Avocados seem to be the darling fruit probably of the decade. So many recipes and nutrition articles about them. So here is some info on avocados and how to ripen them.

ripening avocados

This article originally appeared on suzyandco.com


Avocados are also known as alligator fruit because of their rough skin. They are grown in warm tropical climates like Southern California, Florida, Mexico and other southern climates. Growing up in southern California, I have eaten avocados since I was little. They were always around and in abundance.

Living in New Jersey has taught me much about how different the US can be. According to my friend Jenn, who has lived in this area pretty much her whole life, avocados are a new phenomenon here. So when I had mentioned that in order to ripen an avocado, you put it in a brown paper bag, she had never heard of that. In fact she asked another native PA resident who had also never heard of ripening an avocado in a brown paper bag.

So first comes picking the right avocado. Depending on when you are going to use the avocado, you might want it firm or soft. An avocado that is soft is ready to use, while a firm avocado might need a day or two.

Soft avocados: If you are planning on buying avocados for use the day of, or the next day you will want a soft avocado. A soft avocado is one that when pressed will give a little. Almost like the consistency of the palm of your hand, the meaty part where the bottom of the thumb is.

However you do not want to pick an avocado where when you press it, the skin collapses and it feels as though there was an air pocket under the skin. If there is an air pocket under the skin, this is prime breeding ground for mold. Many a time I have had an old avocado in my fridge and when cut open, white, fluffy, cloud-like masses filled the spaces. Not good.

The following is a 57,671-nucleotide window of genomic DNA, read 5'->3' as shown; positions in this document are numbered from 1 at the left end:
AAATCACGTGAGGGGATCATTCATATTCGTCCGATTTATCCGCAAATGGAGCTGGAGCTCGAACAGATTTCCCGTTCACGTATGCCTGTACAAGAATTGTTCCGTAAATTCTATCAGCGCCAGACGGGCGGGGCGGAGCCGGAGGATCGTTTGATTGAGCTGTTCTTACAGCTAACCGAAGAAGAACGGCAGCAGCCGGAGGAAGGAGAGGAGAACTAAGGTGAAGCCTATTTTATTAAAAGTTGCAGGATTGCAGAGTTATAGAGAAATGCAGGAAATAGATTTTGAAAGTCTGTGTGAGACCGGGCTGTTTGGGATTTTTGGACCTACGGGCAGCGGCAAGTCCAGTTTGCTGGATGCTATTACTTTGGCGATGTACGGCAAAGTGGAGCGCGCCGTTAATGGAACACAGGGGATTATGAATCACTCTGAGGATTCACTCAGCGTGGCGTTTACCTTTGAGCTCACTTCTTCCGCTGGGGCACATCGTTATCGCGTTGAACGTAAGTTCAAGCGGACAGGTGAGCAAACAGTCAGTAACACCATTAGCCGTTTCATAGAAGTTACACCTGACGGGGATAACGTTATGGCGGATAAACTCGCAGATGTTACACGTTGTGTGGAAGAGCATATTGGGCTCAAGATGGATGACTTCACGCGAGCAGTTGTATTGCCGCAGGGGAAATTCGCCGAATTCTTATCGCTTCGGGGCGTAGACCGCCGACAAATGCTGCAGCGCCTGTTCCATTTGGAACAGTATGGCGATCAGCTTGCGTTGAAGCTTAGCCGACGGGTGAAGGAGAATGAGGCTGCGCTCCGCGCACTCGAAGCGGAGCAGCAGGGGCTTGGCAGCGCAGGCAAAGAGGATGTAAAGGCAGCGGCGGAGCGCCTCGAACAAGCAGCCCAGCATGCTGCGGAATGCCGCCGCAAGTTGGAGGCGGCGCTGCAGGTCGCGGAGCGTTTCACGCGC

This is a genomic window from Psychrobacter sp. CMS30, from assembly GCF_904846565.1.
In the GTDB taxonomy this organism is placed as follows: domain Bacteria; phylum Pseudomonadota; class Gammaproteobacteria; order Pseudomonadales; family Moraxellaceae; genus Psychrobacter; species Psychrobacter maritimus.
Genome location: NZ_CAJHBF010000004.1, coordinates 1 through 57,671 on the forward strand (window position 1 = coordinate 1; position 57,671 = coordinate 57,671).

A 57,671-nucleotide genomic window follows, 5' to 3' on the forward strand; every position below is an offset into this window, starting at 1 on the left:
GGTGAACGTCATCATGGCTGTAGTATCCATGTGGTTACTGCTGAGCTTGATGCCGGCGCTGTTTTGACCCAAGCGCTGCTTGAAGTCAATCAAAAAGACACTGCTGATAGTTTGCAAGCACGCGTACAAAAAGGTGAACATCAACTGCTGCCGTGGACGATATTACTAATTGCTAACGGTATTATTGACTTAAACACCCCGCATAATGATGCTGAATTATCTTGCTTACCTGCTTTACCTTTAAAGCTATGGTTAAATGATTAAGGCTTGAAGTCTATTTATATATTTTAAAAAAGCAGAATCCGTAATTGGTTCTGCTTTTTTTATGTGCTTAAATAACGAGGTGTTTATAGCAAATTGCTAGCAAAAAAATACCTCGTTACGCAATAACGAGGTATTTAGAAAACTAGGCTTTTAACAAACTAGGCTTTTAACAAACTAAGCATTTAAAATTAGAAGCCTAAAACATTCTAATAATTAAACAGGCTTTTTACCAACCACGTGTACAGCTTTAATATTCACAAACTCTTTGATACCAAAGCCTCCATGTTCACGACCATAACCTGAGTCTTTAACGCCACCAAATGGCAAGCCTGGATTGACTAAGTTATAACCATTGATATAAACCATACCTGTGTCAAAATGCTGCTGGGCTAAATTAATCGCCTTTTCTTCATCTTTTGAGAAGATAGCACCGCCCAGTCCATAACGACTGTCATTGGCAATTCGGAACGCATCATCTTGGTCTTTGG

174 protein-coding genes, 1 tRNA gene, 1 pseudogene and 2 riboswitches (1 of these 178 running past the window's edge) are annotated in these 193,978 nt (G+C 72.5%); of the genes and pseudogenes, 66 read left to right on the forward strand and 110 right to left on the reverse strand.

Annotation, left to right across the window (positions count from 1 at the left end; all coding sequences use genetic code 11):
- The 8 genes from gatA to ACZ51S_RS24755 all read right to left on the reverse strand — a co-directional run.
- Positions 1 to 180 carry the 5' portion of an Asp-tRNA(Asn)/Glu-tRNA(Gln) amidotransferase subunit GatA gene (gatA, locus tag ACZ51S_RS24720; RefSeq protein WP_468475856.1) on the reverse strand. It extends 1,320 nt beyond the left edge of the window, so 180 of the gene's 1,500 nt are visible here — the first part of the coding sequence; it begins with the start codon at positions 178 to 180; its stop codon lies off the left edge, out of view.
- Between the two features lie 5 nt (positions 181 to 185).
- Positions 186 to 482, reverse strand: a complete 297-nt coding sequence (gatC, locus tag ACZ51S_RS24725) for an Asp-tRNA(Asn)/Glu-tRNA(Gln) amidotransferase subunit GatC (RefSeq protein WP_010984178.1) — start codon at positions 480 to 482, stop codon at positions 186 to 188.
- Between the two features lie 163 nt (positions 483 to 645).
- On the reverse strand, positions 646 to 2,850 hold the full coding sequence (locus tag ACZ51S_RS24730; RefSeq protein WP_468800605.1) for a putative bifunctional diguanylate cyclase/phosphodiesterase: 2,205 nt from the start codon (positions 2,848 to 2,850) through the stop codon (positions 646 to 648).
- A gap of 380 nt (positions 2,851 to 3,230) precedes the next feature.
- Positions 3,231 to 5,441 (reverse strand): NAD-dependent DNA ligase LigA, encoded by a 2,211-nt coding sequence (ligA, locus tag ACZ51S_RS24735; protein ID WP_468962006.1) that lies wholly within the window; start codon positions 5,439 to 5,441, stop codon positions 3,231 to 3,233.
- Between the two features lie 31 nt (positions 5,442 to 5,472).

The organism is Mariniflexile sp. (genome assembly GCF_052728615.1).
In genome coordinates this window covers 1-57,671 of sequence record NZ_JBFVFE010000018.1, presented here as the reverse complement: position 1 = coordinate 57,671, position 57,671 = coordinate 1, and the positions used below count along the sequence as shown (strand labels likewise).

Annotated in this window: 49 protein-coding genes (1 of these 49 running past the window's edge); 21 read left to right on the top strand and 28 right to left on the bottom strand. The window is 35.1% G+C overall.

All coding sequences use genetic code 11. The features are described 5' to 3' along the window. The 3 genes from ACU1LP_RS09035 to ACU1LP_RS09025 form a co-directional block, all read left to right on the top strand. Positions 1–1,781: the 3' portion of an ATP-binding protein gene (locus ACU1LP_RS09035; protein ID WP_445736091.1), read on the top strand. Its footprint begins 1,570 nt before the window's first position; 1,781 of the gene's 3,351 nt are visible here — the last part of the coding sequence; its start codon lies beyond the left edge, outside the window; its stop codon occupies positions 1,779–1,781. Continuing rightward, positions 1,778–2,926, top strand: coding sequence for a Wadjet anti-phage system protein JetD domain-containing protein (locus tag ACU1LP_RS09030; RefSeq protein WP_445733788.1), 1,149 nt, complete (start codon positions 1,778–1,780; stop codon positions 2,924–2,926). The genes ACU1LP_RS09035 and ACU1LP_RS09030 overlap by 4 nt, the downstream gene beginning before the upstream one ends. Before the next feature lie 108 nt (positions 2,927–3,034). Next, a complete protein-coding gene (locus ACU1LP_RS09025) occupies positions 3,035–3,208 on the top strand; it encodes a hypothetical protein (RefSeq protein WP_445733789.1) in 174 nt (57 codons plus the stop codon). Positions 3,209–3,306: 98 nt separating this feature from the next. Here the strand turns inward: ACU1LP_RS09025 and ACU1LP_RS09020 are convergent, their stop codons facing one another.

Hard avocados: 
If you are planning ahead and want to use an avocado in a few days you will want to choose a hard avocado. A hard avocado is not yet ripe and still has a few days to go. You can store hard avocados in the fridge or simply on the counter. They will last longer in the fridge, but the taste tends to be more bland then when left on a counter.


Finally we come to the paper bag.


Let's say you have a party tomorrow where you want to serve chips and guacamole, but when you go to the store there are no ripe avocados available. This is where the paper bag comes in. You can speed up the ripening process by placing the avocados in a paper bag. The reason is that avocados give off ethylene gas. (Yes, for you scientists I did put a wikipedia link to ethylene gas) Ethylene gas is a ripening agent. It is an organic compound with the formula  C2H4. It is the simplest alkene, blah, blah, blah. 

Basically you put the avocados in the bag, they give off the gas, it gets trapped in the bag with the avocados, the avocados ripen quicker. 

If you need some recipes for using your avocados these should foot the bill:




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